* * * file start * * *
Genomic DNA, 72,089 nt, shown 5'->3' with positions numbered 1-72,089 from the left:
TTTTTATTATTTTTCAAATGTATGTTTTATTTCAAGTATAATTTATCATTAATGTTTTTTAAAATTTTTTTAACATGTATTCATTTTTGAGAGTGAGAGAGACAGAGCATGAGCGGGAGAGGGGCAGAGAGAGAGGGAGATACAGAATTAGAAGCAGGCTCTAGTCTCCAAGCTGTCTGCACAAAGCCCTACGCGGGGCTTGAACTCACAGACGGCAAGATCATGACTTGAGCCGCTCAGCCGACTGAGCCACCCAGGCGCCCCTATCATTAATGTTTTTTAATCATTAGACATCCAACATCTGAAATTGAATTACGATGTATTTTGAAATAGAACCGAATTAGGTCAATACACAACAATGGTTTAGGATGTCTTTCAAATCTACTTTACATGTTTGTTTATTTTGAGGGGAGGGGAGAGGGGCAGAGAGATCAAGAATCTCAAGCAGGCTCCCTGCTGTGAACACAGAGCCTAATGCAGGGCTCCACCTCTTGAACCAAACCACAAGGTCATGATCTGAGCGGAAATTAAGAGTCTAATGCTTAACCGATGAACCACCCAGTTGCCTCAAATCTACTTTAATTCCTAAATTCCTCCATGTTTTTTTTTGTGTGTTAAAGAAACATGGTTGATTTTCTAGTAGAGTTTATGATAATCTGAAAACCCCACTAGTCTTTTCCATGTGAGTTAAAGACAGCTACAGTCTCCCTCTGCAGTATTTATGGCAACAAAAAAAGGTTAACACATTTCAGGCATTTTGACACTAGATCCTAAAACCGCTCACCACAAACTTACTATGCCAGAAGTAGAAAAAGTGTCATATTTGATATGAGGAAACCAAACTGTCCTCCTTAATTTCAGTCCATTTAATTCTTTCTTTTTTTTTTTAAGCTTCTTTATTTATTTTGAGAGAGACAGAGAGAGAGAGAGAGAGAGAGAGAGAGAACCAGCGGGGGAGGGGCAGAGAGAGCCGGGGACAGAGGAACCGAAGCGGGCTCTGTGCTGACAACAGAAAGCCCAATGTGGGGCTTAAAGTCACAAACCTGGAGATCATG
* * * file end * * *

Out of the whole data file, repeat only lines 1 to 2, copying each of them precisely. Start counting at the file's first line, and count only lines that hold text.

Genomic DNA, 72,089 nt, shown 5'->3' with positions numbered 1-72,089 from the left:
TTTTTATTATTTTTCAAATGTATGTTTTATTTCAAGTATAATTTATCATTAATGTTTTTTAAAATTTTTTTAACATGTATTCATTTTTGAGAGTGAGAGAGACAGAGCATGAGCGGGAGAGGGGCAGAGAGAGAGGGAGATACAGAATTAGAAGCAGGCTCTAGTCTCCAAGCTGTCTGCACAAAGCCCTACGCGGGGCTTGAACTCACAGACGGCAAGATCATGACTTGAGCCGCTCAGCCGACTGAGCCACCCAGGCGCCCCTATCATTAATGTTTTTTAATCATTAGACATCCAACATCTGAAATTGAATTACGATGTATTTTGAAATAGAACCGAATTAGGTCAATACACAACAATGGTTTAGGATGTCTTTCAAATCTACTTTACATGTTTGTTTATTTTGAGGGGAGGGGAGAGGGGCAGAGAGATCAAGAATCTCAAGCAGGCTCCCTGCTGTGAACACAGAGCCTAATGCAGGGCTCCACCTCTTGAACCAAACCACAAGGTCATGATCTGAGCGGAAATTAAGAGTCTAATGCTTAACCGATGAACCACCCAGTTGCCTCAAATCTACTTTAATTCCTAAATTCCTCCATGTTTTTTTTTGTGTGTTAAAGAAACATGGTTGATTTTCTAGTAGAGTTTATGATAATCTGAAAACCCCACTAGTCTTTTCCATGTGAGTTAAAGACAGCTACAGTCTCCCTCTGCAGTATTTATGGCAACAAAAAAAGGTTAACACATTTCAGGCATTTTGACACTAGATCCTAAAACCGCTCACCACAAACTTACTATGCCAGAAGTAGAAAAAGTGTCATATTTGATATGAGGAAACCAAACTGTCCTCCTTAATTTCAGTCCATTTAATTCTTTCTTTTTTTTTTTAAGCTTCTTTATTTATTTTGAGAGAGACAGAGAGAGAGAGAGAGAGAGAGAGAGAGAACCAGCGGGGGAGGGGCAGAGAGAGCCGGGGACAGAGGAACCGAAGCGGGCTCTGTGCTGACAACAGAAAGCCCAATGTGGGGCTTAAAGTCACAAACCTGGAGATCATG